What I’m going to show is that we can create a very simple setup that allows you to store data and, to some extent, also validate data with regards to the data that has been entered, like for instance, postcode, in just a matter of a couple of hours. For this we need a simple front-end, and a couple of APIs, together with a simple database management system, some stored procedures, and of course, the products from WSO2. 

Enterprise Integrator 

I’m going to use WSO2 Enterprise Integrator. In this case, I’m going to use the setup with a Micro Integrator. This way I can offer it in a Docker environment, allowing for more scalability but offering the functionality of the Enterprise Integrator.

MariaDB

So, let’s get started, what do we need? To begin we surely need a place to store the data. In this case, I’m using a database management system like MariaDB, which is a database management system that is easy to use and can actually perform a lot of the functionality that you would need.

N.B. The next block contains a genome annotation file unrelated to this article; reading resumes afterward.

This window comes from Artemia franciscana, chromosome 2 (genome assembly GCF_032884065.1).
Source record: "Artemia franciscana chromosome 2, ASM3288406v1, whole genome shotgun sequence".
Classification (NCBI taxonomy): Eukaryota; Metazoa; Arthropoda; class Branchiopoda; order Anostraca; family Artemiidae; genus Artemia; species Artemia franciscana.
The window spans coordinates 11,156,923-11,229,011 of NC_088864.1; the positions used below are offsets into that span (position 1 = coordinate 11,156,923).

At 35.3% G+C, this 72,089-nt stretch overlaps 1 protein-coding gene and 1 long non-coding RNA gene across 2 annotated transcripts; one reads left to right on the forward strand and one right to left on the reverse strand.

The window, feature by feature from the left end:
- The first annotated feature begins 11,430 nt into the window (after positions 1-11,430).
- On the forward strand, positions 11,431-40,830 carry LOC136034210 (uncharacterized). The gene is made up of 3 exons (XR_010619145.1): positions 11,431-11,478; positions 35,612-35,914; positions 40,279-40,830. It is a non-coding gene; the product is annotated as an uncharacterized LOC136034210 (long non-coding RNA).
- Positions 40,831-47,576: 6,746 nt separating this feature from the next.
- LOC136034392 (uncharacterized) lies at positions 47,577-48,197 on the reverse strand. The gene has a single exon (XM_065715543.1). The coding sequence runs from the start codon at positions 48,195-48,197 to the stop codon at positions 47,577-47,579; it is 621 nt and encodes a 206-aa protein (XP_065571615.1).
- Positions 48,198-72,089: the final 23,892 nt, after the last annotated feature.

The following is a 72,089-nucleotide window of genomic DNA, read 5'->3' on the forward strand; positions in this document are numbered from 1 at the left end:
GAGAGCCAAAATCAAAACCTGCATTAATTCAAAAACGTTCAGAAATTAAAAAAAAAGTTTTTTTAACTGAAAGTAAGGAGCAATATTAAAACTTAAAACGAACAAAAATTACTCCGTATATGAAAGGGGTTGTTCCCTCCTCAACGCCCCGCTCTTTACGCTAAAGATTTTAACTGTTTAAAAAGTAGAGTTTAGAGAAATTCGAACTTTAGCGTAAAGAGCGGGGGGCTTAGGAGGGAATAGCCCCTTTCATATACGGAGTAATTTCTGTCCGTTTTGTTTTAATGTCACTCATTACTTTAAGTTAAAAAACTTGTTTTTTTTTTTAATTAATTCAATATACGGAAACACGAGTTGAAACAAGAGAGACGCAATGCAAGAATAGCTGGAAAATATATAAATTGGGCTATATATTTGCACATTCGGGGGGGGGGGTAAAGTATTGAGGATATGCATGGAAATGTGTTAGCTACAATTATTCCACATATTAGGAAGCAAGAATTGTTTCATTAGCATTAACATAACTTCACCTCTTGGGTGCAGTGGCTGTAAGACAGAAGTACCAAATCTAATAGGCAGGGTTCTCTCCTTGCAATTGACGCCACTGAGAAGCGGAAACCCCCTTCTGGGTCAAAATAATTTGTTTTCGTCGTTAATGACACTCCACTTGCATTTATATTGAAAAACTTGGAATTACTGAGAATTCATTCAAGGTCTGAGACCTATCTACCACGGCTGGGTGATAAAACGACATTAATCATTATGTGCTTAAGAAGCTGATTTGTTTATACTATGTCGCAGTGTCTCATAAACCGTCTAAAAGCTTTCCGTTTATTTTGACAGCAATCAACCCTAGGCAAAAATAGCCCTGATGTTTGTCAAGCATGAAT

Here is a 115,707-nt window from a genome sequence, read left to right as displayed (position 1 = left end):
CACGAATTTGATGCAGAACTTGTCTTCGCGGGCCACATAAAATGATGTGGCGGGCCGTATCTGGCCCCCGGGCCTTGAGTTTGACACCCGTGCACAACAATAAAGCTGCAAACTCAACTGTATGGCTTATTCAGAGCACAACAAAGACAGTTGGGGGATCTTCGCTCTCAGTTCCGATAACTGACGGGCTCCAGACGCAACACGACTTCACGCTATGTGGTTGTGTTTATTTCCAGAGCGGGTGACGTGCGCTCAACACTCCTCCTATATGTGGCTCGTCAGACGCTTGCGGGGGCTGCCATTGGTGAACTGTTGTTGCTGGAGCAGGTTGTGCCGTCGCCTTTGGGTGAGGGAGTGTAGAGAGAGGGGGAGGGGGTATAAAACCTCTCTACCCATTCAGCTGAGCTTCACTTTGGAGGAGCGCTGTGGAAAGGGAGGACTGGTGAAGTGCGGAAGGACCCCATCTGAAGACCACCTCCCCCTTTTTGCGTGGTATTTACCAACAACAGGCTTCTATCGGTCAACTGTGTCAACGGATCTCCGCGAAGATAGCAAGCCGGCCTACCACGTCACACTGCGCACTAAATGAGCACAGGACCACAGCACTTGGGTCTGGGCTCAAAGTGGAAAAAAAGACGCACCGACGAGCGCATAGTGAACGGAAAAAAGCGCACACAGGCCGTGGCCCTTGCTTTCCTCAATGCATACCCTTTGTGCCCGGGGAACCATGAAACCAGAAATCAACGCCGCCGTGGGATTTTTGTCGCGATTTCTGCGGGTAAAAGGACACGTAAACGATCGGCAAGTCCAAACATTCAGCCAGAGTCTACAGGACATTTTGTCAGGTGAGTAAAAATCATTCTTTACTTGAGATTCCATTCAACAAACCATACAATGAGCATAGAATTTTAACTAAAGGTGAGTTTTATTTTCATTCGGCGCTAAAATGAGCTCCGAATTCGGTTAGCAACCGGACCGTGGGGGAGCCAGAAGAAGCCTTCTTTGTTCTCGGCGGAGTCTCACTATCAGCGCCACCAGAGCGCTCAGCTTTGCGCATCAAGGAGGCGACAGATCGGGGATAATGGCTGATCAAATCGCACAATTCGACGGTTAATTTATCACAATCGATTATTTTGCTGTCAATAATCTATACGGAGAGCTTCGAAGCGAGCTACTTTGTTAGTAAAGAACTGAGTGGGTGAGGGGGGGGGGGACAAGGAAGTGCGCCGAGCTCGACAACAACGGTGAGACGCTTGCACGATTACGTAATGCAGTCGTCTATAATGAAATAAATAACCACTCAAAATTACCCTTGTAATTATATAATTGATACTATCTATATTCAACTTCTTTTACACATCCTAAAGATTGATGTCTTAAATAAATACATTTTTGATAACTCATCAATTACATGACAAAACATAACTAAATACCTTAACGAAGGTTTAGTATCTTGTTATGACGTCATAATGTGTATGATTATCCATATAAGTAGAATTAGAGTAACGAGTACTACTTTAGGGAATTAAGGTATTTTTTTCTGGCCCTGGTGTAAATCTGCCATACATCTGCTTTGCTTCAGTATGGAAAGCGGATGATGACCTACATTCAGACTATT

Let’s get started with the database setup. What I need is: first name, last name, zip code or postcode, an NL mobile phone number and an email address. Of course, there is also going to be a date timestamp. When the information is put in the database, the date timestamp is going to be used for purposes of purging the data at a certain point in time. With purging the data I mean: complying to laws and regulations for storing this data. 

This is quite a simple setup that shows you how quickly you can set something up like this. I am going to create a primary key that is, of course, going to be unique, and it is an auto incremented number. The database creation is shown below. We use the word Postcode which is the equivalent of zip code in the US, at least from a semantic perspective.

#coronapostcode


CREATE DATABASE IF NOT EXISTS coronapostcode;
USE coronapostcode;

CREATE TABLE IF NOT EXISTS guests (
   GID INTEGER NOT NULL AUTO_INCREMENT,
   NAME VARCHAR(40) NOT NULL,
   CELLPHONE VARCHAR(10) NOT NULL,
   ADDRESS VARCHAR (50) NOT NULL,
   HOUSENR VARCHAR (5) NOT NULL,
   POSTCODE VARCHAR(50) NOT NULL,
   TOWN VARCHAR(50) NOT NULL,
   DTSTAMP datetime NOT NULL DEFAULT CURRENT_TIMESTAMP,
   PRIMARY KEY (GID)
);
SET insert_id=2020;

INSERT INTO guests (name,cellphone,address,housenr,postcode,town) VALUES ('Jill Doe', '0612345678','Rokin','12','1002AB','Amsterdam');

select * from guests;